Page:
A model of mergers and acquisitions was given by Stahl and Sitkin (2010) while discussing the antecedents and consequences of role of trust played in mergers and acquisitions activities. According to this model, perception of acquirer’s manager’s trustworthiness is very critical and it has an influence of past relationships. Basically, the level of trust and ambivalence are key factors affecting success and failure of M&As. Therefore, the banking industry of U.S. considers trust as the most critical factor for making a decision regarding mergers and acquisitions.
Additionally, merger and acquisition activities set the future growth level of organizations. Mostly, the expectations regarding performance are not fulfilled. Because of psychological biasness, the actual performance is not up to the expected level. By resolving problems in psychological biasness through particular model presented by Garbuio et al (2010), the causes of failure can be explored in any organization, thus success can be ensured. Through this, expectations of growth can also be fulfilled.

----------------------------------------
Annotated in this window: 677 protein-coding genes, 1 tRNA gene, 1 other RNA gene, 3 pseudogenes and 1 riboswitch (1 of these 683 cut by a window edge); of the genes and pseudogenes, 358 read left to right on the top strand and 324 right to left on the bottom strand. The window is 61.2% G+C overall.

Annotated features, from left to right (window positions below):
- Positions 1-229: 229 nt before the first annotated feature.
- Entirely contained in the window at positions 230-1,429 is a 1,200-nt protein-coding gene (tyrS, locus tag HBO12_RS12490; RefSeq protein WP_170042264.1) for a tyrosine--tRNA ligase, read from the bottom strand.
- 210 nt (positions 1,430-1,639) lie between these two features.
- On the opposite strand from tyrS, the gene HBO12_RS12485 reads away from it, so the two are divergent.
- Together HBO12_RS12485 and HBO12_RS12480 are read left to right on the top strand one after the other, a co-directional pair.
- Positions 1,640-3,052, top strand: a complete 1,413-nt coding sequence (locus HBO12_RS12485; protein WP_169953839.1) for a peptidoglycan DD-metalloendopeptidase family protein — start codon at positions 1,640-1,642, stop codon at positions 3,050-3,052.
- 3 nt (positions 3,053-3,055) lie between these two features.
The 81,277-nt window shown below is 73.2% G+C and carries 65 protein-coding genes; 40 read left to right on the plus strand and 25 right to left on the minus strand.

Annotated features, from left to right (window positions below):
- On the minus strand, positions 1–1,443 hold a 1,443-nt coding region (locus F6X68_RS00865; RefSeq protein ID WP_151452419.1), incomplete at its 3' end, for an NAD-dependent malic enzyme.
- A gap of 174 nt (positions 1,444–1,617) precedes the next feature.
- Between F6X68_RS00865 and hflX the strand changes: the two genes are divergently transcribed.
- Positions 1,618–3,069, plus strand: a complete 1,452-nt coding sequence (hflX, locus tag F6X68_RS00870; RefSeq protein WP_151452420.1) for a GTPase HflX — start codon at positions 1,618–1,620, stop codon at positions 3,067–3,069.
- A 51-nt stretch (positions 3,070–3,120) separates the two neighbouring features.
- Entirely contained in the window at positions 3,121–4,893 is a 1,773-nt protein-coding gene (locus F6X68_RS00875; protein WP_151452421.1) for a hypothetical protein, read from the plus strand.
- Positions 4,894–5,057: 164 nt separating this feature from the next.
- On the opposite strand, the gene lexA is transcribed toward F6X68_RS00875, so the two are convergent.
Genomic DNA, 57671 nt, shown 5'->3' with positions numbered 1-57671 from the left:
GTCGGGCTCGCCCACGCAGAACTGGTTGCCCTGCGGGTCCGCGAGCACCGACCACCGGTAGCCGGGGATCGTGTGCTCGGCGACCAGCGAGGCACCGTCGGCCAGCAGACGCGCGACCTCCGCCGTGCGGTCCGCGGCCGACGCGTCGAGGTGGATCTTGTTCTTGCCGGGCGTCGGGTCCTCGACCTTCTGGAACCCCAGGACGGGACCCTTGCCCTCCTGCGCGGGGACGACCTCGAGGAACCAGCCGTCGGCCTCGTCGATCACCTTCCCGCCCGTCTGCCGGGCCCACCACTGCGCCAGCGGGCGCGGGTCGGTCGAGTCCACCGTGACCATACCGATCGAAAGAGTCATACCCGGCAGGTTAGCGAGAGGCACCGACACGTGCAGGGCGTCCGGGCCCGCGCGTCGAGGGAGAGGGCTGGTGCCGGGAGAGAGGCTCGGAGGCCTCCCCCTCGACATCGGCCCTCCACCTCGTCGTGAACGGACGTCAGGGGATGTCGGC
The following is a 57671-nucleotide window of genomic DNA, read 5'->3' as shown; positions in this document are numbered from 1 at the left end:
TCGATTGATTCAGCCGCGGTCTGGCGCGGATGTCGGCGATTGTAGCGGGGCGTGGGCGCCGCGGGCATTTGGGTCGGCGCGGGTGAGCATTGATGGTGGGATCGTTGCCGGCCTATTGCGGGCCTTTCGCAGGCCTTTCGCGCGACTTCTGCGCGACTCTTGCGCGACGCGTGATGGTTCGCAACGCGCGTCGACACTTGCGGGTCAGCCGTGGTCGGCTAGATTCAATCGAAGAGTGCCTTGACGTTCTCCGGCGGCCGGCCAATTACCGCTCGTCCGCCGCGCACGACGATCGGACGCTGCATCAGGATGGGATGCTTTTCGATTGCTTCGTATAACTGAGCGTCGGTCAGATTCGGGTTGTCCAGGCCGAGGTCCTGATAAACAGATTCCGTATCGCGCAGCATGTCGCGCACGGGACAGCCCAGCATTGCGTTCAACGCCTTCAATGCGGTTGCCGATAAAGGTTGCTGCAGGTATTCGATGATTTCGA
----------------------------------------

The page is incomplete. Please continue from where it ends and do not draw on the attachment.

Berger and Bouwman (2009) discussed the scenarios for the banks to go for mergers and acquisitions and found out that strong banks have good opportunity in terms of acquiring other smaller banks. The banks which are financially sound and are healthy from the point of view of the liquidity and the capital would have the opportunity to acquire the bank and diversify their portfolio. Through this way, banks can increase their market share and the profitability when there are crises in the economy. These stronger banks have the benefit to achieve and gain the assets of the other smaller bank at the discounted price. This is so because smaller banks cannot afford the crisis situation, and want other banks to attain it. It would, therefore, agree on the lower price to sell its assets. Acharya et al. (2011) have explained that stronger banks have the benefit of reserving high concentration of liquid assets in the normal time period. These liquid assets are to be used in the crises situations to acquire assets of the other small banks. In essence, the smaller banks would be willing to sell their assets because in the crises situation, they would be unable to meet their current liabilities. The result is, therefore, selling their assets at a discounted price. The stronger bank has the advantage of getting access of the assets of the smaller bank at the discounted price, thus benefitting from the crises situations. The acquisition of the more liquid asset is one of the characteristic features for the banks to acquire the other business during the years of crises.